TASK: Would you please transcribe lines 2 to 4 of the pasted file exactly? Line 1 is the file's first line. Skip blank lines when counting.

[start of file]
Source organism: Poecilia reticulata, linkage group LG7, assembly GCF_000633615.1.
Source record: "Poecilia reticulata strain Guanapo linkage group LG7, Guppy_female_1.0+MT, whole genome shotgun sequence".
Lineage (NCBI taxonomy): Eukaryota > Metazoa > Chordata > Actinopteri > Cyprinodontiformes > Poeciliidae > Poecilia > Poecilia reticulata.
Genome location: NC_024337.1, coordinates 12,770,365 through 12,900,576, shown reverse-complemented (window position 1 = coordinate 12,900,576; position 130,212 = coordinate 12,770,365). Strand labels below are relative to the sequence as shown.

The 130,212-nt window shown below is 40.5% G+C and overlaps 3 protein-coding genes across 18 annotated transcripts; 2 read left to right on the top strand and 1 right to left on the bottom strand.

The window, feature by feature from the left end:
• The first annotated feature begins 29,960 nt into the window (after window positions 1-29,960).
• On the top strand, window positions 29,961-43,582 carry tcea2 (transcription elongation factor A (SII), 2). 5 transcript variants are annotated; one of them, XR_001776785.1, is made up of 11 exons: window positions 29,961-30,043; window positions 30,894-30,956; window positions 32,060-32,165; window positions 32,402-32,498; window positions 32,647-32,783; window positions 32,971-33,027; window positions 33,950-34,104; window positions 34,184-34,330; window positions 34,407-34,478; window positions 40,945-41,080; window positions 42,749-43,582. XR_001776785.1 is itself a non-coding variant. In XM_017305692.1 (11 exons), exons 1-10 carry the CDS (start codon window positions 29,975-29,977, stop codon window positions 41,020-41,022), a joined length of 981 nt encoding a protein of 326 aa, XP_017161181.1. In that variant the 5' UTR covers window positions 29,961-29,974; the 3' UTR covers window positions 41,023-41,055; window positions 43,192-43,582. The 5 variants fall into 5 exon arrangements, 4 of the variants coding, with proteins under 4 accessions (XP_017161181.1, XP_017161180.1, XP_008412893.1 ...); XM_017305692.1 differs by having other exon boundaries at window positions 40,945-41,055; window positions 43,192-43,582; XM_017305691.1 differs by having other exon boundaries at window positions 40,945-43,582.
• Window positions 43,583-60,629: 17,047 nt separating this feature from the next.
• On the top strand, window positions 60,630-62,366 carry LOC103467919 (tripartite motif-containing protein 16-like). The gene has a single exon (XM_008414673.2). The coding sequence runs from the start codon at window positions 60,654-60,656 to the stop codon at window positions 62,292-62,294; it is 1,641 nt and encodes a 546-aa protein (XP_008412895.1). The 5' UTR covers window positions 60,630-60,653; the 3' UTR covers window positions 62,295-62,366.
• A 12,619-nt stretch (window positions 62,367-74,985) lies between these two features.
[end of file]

Source record: "Poecilia reticulata strain Guanapo linkage group LG7, Guppy_female_1.0+MT, whole genome shotgun sequence".
Lineage (NCBI taxonomy): Eukaryota > Metazoa > Chordata > Actinopteri > Cyprinodontiformes > Poeciliidae > Poecilia > Poecilia reticulata.
Genome location: NC_024337.1, coordinates 12,770,365 through 12,900,576, shown reverse-complemented (window position 1 = coordinate 12,900,576; position 130,212 = coordinate 12,770,365). Strand labels below are relative to the sequence as shown.